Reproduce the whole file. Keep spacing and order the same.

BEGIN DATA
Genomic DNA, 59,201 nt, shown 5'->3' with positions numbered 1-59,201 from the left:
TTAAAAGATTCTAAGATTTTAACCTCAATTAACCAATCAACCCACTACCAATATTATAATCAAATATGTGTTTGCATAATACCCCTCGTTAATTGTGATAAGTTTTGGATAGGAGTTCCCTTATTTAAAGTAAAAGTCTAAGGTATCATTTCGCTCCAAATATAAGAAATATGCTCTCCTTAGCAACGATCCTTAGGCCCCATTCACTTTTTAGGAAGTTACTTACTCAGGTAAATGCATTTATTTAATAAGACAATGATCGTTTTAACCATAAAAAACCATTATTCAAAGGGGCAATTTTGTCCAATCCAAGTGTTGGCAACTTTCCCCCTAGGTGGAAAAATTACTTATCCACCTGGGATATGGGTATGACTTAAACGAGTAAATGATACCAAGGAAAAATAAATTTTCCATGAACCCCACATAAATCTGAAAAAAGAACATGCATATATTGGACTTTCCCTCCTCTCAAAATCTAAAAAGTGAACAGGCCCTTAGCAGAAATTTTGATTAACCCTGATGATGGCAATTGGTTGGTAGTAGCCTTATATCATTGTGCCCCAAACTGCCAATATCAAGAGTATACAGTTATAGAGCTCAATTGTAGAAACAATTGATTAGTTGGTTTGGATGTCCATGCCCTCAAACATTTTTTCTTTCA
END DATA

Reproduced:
Genomic DNA, 59,201 nt, shown 5'->3' with positions numbered 1-59,201 from the left:
TTAAAAGATTCTAAGATTTTAACCTCAATTAACCAATCAACCCACTACCAATATTATAATCAAATATGTGTTTGCATAATACCCCTCGTTAATTGTGATAAGTTTTGGATAGGAGTTCCCTTATTTAAAGTAAAAGTCTAAGGTATCATTTCGCTCCAAATATAAGAAATATGCTCTCCTTAGCAACGATCCTTAGGCCCCATTCACTTTTTAGGAAGTTACTTACTCAGGTAAATGCATTTATTTAATAAGACAATGATCGTTTTAACCATAAAAAACCATTATTCAAAGGGGCAATTTTGTCCAATCCAAGTGTTGGCAACTTTCCCCCTAGGTGGAAAAATTACTTATCCACCTGGGATATGGGTATGACTTAAACGAGTAAATGATACCAAGGAAAAATAAATTTTCCATGAACCCCACATAAATCTGAAAAAAGAACATGCATATATTGGACTTTCCCTCCTCTCAAAATCTAAAAAGTGAACAGGCCCTTAGCAGAAATTTTGATTAACCCTGATGATGGCAATTGGTTGGTAGTAGCCTTATATCATTGTGCCCCAAACTGCCAATATCAAGAGTATACAGTTATAGAGCTCAATTGTAGAAACAATTGATTAGTTGGTTTGGATGTCCATGCCCTCAAACATTTTTTCTTTCA